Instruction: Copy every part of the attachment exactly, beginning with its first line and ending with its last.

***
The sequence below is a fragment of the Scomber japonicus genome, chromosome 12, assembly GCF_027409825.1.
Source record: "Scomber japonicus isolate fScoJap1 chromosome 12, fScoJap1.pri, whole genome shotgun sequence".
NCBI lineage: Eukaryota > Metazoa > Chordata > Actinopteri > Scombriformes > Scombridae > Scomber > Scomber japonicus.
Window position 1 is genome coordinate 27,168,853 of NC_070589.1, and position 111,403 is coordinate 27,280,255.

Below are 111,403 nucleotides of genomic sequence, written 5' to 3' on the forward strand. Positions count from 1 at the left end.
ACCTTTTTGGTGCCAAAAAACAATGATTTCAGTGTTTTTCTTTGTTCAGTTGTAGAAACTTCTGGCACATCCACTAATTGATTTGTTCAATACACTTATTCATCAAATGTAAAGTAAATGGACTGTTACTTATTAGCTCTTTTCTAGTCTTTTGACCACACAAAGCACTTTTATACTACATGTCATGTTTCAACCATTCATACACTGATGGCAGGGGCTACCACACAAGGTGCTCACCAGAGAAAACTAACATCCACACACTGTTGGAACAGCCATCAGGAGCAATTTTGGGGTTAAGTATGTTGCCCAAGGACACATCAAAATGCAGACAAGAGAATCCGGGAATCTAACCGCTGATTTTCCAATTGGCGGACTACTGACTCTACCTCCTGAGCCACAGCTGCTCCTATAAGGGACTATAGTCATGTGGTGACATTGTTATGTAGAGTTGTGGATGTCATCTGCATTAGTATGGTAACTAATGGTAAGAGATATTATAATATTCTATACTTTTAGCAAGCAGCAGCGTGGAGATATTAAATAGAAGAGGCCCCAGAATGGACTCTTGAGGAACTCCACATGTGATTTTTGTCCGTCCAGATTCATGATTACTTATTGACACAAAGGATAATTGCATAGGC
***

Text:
The sequence below is a fragment of the Scomber japonicus genome, chromosome 12, assembly GCF_027409825.1.
Source record: "Scomber japonicus isolate fScoJap1 chromosome 12, fScoJap1.pri, whole genome shotgun sequence".
NCBI lineage: Eukaryota > Metazoa > Chordata > Actinopteri > Scombriformes > Scombridae > Scomber > Scomber japonicus.
Window position 1 is genome coordinate 27,168,853 of NC_070589.1, and position 111,403 is coordinate 27,280,255.

Below are 111,403 nucleotides of genomic sequence, written 5' to 3' on the forward strand. Positions count from 1 at the left end.
ACCTTTTTGGTGCCAAAAAACAATGATTTCAGTGTTTTTCTTTGTTCAGTTGTAGAAACTTCTGGCACATCCACTAATTGATTTGTTCAATACACTTATTCATCAAATGTAAAGTAAATGGACTGTTACTTATTAGCTCTTTTCTAGTCTTTTGACCACACAAAGCACTTTTATACTACATGTCATGTTTCAACCATTCATACACTGATGGCAGGGGCTACCACACAAGGTGCTCACCAGAGAAAACTAACATCCACACACTGTTGGAACAGCCATCAGGAGCAATTTTGGGGTTAAGTATGTTGCCCAAGGACACATCAAAATGCAGACAAGAGAATCCGGGAATCTAACCGCTGATTTTCCAATTGGCGGACTACTGACTCTACCTCCTGAGCCACAGCTGCTCCTATAAGGGACTATAGTCATGTGGTGACATTGTTATGTAGAGTTGTGGATGTCATCTGCATTAGTATGGTAACTAATGGTAAGAGATATTATAATATTCTATACTTTTAGCAAGCAGCAGCGTGGAGATATTAAATAGAAGAGGCCCCAGAATGGACTCTTGAGGAACTCCACATGTGATTTTTGTCCGTCCAGATTCATGATTACTTATTGACACAAAGGATAATTGCATAGGC